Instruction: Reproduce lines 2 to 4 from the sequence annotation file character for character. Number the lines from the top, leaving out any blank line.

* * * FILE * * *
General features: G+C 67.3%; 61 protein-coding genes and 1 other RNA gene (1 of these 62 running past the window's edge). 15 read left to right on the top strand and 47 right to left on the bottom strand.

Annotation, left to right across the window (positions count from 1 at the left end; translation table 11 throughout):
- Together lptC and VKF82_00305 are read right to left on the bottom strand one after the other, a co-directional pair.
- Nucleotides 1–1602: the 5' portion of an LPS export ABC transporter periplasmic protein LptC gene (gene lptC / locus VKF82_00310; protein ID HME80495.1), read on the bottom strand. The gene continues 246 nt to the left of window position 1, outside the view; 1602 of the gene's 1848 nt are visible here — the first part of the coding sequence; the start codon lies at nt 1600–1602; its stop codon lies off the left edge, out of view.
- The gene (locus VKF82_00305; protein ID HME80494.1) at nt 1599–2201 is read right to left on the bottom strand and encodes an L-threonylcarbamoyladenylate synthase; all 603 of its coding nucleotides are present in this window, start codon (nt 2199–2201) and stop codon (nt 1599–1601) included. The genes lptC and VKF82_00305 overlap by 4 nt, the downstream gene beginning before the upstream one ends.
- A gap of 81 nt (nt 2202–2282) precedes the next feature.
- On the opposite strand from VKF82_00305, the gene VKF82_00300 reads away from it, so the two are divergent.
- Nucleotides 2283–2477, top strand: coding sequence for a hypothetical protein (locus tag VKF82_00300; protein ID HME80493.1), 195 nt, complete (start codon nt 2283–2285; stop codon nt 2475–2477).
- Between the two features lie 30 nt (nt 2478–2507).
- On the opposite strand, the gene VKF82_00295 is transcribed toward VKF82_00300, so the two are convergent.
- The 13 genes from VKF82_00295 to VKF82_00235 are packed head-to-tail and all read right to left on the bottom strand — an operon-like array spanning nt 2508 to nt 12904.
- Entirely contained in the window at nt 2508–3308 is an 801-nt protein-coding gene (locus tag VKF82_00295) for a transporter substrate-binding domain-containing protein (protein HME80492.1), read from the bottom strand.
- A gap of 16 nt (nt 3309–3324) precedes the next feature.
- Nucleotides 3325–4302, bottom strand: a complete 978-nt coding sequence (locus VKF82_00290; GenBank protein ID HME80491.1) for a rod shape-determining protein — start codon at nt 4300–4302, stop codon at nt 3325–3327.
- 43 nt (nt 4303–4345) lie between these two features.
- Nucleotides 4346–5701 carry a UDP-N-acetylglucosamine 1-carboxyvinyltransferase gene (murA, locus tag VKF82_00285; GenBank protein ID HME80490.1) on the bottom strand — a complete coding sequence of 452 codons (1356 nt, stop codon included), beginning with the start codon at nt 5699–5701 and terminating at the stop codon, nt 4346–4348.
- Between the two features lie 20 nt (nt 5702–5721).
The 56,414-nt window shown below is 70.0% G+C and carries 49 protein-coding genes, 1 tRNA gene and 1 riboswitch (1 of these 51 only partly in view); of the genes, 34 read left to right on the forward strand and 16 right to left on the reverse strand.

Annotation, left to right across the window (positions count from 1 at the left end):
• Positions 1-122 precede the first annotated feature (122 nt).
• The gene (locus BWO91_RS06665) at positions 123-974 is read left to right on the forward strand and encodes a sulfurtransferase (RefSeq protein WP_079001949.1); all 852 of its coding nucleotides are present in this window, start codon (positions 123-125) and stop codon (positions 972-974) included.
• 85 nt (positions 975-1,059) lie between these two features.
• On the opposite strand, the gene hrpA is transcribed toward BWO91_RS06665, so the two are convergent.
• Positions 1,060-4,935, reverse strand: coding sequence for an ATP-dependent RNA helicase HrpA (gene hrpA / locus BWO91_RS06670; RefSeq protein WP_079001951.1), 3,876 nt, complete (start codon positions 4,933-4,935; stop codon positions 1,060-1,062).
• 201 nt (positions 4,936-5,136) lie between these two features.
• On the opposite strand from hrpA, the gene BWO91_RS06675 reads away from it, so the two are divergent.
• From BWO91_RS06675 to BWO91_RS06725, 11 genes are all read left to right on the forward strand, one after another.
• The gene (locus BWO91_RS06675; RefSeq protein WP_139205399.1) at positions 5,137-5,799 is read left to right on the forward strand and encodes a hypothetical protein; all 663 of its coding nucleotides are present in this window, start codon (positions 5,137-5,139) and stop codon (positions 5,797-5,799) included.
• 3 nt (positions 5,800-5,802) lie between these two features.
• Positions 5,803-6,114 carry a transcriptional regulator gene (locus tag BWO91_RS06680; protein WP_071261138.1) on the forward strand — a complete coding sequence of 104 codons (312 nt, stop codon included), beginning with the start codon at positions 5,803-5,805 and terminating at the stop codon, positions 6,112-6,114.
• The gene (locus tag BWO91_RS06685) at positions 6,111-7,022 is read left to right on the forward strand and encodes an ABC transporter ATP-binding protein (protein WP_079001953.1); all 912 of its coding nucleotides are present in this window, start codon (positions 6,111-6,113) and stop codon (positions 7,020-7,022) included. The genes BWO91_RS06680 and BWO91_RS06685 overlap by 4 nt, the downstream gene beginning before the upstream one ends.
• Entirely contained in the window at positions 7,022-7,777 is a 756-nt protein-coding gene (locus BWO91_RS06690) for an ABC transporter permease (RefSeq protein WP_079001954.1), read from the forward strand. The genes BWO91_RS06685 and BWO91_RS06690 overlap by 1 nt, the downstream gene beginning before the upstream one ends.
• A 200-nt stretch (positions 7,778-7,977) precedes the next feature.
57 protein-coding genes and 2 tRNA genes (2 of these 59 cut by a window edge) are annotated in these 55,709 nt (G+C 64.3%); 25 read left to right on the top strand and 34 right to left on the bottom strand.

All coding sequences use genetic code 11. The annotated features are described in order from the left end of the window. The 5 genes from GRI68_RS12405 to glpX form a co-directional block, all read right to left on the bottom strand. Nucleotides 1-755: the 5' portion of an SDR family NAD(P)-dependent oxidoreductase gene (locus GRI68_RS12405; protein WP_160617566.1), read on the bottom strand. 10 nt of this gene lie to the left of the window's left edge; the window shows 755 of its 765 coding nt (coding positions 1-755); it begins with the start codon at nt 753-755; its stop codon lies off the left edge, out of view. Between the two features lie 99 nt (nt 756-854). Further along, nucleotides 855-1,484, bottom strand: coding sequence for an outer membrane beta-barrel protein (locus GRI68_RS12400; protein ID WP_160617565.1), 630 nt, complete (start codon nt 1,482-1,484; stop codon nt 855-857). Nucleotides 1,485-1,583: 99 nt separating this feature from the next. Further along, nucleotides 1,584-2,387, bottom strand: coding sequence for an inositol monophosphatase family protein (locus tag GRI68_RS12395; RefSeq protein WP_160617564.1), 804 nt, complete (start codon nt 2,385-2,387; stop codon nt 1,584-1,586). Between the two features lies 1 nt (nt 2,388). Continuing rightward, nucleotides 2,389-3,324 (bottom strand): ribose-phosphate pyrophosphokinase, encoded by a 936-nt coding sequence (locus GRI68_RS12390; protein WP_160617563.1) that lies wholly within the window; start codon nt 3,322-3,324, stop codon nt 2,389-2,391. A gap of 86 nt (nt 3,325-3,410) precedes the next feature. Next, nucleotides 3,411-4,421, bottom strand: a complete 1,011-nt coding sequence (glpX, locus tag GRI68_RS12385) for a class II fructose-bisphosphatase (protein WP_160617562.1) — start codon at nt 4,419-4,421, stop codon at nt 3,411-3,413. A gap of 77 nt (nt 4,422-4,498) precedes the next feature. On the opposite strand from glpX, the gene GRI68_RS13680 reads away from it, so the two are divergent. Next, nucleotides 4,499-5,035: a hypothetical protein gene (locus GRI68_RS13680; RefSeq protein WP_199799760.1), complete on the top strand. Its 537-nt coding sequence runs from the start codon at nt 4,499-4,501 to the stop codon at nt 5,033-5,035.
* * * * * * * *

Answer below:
Annotation, left to right across the window (positions count from 1 at the left end; translation table 11 throughout):
- Together lptC and VKF82_00305 are read right to left on the bottom strand one after the other, a co-directional pair.
- Nucleotides 1–1602: the 5' portion of an LPS export ABC transporter periplasmic protein LptC gene (gene lptC / locus VKF82_00310; protein ID HME80495.1), read on the bottom strand. The gene continues 246 nt to the left of window position 1, outside the view; 1602 of the gene's 1848 nt are visible here — the first part of the coding sequence; the start codon lies at nt 1600–1602; its stop codon lies off the left edge, out of view.